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Re: Deleting some regexp/simple expression from lots of files in a secure way

On 05/14/2010 10:52 AM, Merciadri Luca wrote:
> "Boyd Stephen Smith Jr." <bss@iguanasuicide.net> writes:
---removed on purpose---
>> (find $dir -type f -exec sed -i -e "s/$regexp//" {} \;) for all files in a 
>> directory.
> Thanks both. (@Andrei: it was in the content of the file, sorry not to
> have specified it before.)
> I am using the second command. The problem is that, for one set of
> files (that I have selected, no problem for this), I have to use a
> really simple expression: I need to find all the occurences of
> `\paragraph{}' and replace them with nothing (i.e. with `'). I know
> regexps, but replacing `$regexp' with `\paragraph{}' gives error
> messages. Any idea? Thanks.

In Boyd's example, you can see 'find' uses '{}' as a place holder, to be
replaced by each file name as it's found.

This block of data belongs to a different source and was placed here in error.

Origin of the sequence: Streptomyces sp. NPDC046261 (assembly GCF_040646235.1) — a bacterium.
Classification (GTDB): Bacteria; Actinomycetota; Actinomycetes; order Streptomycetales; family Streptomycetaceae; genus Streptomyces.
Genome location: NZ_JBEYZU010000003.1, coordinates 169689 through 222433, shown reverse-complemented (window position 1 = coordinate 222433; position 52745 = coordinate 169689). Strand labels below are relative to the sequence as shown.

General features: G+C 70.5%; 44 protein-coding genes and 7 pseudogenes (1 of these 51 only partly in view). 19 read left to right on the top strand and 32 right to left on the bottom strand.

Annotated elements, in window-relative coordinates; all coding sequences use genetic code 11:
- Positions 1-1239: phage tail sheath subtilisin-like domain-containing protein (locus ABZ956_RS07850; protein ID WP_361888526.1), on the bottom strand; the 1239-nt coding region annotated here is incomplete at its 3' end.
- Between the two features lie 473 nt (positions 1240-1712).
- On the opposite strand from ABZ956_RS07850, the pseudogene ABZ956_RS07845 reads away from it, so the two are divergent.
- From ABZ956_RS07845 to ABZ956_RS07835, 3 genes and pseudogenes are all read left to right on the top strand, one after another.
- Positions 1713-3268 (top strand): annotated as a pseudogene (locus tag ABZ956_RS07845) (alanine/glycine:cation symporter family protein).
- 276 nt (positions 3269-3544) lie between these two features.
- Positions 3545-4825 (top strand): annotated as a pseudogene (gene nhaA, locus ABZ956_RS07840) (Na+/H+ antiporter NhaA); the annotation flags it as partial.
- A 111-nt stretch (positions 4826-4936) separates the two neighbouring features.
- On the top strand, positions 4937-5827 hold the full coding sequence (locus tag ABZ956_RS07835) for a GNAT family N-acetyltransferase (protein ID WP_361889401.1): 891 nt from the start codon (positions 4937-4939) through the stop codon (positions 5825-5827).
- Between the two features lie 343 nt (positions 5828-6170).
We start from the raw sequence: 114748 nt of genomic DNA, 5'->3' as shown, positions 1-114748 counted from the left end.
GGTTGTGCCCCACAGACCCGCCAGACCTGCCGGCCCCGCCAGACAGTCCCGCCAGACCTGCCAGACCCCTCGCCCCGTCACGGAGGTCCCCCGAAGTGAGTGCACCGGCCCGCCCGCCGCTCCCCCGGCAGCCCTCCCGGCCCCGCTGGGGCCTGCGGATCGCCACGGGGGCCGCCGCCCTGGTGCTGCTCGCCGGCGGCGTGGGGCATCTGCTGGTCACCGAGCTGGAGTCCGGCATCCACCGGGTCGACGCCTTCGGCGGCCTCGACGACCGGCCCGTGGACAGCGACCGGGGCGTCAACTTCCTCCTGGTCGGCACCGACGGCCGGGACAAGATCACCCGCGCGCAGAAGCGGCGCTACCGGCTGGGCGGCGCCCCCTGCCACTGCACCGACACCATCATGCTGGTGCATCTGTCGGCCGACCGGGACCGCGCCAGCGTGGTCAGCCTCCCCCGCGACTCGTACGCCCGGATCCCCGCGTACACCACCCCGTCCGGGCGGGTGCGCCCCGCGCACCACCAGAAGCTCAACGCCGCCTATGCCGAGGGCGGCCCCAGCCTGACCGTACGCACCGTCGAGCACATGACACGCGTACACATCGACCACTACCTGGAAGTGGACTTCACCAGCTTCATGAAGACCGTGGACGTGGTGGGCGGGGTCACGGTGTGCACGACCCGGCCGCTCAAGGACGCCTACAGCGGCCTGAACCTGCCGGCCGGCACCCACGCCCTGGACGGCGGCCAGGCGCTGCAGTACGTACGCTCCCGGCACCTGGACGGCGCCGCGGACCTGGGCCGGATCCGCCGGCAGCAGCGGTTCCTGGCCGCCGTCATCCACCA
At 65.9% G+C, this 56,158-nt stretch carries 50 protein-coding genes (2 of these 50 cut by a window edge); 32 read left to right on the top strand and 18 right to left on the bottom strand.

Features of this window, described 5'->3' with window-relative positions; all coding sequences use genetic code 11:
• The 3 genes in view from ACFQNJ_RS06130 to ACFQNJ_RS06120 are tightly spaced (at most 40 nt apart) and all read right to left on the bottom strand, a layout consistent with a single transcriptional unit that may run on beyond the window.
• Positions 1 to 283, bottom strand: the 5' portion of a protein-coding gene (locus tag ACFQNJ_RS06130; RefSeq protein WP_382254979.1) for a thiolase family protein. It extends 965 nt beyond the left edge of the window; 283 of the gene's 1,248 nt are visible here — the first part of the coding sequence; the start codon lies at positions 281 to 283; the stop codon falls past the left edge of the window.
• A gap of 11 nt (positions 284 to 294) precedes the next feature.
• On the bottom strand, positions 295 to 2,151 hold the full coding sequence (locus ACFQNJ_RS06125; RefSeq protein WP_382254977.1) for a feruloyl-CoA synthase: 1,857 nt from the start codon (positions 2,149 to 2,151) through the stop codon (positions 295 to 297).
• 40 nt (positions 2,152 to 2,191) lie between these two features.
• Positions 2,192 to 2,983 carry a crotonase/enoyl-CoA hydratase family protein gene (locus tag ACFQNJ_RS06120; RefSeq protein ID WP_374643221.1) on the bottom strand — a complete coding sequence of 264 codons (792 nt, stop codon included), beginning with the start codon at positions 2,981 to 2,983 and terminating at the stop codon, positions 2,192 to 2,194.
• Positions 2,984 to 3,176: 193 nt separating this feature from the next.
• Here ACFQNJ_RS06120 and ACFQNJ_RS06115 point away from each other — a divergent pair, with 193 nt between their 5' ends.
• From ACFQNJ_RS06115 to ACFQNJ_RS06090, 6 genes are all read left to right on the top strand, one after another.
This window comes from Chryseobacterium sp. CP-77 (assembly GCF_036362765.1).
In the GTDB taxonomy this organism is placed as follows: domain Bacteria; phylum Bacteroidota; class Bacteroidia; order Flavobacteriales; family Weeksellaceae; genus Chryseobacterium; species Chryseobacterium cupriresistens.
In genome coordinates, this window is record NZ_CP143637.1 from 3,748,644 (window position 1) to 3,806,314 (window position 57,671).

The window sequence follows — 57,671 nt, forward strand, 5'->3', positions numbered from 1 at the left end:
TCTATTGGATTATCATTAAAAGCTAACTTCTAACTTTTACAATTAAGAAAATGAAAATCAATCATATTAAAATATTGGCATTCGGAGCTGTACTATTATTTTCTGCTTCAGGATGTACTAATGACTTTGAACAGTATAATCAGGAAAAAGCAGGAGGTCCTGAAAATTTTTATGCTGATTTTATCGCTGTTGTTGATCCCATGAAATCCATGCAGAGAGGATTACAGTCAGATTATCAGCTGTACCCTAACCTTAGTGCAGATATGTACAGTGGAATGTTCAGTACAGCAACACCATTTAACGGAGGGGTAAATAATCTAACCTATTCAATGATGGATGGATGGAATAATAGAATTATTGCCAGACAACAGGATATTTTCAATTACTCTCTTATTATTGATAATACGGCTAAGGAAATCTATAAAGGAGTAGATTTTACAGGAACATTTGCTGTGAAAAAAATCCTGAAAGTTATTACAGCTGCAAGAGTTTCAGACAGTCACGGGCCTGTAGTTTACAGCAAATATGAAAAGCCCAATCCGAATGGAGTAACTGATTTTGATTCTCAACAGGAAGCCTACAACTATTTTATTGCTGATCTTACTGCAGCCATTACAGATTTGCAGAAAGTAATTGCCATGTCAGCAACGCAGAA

>From the 'find' man page:

-exec command ;
    Execute  command;  true  if 0 status is returned.  All following
    arguments to find are taken to be arguments to the command until
    an  argument  consisting of ‘;’ is encountered.  The string ‘{}’
    is replaced by the current file name being processed  everywhere
                                         emphasis added:  ^^^^^^^^^^
    it occurs in the arguments to the command, not just in arguments
    where it is alone, as in some versions of find. ...

So, you get file names in both places.  Since file names are probably
relative paths, they will contain added slashes, which confuse sed.

I could not find any reference to how to make '{}' be handled literally
by find.

You could try using a '.*' or '.?' between the braces in the sed
expression and see if that stops find from replacing them.  Since they
both expand to a 'zero or ...', they will match '{}'.  The problem being
they will also match the longest '{...}' in the line, so all lines would
have to have no more than one pair.  As I don't do tex, I don't know if
this can be counted on or not.

sed does have a '-r / --regexp-extended' option, and some 'extended'
regex engines allow specifying a 'shortest' rather than 'longest' match,
but I don't have any experience with extended regex in sed, you will
have to experiment.

Bob McGowan

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